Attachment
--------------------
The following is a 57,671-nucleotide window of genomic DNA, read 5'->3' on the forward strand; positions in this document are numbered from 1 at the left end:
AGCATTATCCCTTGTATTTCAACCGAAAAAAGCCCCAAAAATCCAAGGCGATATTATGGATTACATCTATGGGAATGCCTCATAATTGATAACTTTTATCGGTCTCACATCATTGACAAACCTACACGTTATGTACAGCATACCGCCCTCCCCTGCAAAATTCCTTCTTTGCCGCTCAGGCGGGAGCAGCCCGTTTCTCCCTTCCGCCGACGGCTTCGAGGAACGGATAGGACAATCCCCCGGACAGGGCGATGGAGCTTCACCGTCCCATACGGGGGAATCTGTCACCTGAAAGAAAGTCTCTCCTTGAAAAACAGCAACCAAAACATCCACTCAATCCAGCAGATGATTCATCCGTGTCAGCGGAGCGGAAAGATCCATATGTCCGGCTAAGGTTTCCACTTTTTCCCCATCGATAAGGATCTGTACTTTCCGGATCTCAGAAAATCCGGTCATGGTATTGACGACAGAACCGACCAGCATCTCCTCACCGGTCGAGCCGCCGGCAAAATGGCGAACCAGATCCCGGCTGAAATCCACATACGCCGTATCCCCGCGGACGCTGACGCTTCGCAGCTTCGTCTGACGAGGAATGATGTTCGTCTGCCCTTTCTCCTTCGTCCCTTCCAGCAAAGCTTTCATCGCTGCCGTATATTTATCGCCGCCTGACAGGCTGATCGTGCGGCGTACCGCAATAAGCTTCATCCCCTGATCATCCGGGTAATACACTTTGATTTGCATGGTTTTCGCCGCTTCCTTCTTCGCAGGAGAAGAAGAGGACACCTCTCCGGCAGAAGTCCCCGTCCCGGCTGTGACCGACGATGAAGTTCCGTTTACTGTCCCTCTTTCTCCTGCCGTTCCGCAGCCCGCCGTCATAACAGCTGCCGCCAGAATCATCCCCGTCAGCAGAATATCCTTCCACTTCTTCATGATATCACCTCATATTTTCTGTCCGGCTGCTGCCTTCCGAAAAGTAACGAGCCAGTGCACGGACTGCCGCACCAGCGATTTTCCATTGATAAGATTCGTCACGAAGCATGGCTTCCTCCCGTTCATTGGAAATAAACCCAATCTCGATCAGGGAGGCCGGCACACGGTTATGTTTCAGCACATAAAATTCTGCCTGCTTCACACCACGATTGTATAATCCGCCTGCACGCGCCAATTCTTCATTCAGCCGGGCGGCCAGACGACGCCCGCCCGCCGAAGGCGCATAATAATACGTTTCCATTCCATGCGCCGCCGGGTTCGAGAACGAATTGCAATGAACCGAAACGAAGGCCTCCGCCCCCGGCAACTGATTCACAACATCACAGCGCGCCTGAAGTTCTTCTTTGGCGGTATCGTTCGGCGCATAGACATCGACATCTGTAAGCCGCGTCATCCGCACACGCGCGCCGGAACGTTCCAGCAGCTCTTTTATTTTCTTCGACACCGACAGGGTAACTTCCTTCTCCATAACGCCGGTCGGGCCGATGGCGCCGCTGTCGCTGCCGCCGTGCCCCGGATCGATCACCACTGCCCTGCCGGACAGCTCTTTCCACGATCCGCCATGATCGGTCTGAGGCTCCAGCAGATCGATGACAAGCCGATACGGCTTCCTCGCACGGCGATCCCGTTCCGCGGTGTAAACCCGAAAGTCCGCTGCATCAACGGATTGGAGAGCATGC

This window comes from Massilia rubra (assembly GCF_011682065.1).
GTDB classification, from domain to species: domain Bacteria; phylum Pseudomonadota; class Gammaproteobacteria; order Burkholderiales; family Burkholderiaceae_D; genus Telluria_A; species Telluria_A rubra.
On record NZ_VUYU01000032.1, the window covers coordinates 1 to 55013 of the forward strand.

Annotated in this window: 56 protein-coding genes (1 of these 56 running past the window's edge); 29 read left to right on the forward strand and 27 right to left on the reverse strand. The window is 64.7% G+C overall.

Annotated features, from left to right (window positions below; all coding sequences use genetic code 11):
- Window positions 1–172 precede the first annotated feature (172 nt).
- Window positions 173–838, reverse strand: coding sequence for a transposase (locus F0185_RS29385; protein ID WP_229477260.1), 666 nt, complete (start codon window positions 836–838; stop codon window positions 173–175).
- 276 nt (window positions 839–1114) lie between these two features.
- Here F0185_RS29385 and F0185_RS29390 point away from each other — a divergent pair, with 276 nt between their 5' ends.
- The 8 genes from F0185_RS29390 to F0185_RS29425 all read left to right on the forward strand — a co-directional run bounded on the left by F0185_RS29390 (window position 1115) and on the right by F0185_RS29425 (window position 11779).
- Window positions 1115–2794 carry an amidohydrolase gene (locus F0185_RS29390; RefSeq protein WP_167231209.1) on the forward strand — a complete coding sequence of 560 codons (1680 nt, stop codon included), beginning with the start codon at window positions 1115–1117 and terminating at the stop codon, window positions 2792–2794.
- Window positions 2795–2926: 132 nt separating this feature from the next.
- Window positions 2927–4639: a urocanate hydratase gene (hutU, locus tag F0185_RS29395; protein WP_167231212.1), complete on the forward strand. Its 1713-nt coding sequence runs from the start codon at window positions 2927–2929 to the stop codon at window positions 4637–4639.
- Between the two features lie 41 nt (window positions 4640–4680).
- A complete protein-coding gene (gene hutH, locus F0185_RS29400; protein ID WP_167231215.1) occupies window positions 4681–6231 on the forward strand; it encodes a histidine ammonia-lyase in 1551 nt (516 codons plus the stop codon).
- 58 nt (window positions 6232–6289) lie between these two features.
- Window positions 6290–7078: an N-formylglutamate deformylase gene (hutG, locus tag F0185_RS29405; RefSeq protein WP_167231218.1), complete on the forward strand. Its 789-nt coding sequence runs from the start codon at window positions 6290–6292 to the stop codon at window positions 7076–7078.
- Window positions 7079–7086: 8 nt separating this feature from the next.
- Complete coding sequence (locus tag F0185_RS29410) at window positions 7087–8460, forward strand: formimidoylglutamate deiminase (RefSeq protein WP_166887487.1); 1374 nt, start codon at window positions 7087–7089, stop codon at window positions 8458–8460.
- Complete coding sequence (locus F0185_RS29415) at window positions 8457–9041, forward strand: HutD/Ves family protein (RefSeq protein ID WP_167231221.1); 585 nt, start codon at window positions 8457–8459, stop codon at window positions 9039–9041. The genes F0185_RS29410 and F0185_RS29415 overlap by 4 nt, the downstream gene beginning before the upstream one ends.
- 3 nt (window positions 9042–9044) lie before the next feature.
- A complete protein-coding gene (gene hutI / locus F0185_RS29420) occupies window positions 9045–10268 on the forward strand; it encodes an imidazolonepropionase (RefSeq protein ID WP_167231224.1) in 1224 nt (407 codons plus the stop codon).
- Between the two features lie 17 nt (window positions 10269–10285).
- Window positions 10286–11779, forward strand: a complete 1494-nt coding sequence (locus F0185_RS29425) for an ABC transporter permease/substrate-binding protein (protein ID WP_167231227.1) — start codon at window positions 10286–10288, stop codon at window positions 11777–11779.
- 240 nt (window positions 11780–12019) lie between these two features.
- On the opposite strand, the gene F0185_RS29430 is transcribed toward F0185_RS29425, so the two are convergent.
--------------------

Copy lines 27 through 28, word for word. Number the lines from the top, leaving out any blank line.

- 240 nt (window positions 11780–12019) lie between these two features.
- On the opposite strand, the gene F0185_RS29430 is transcribed toward F0185_RS29425, so the two are convergent.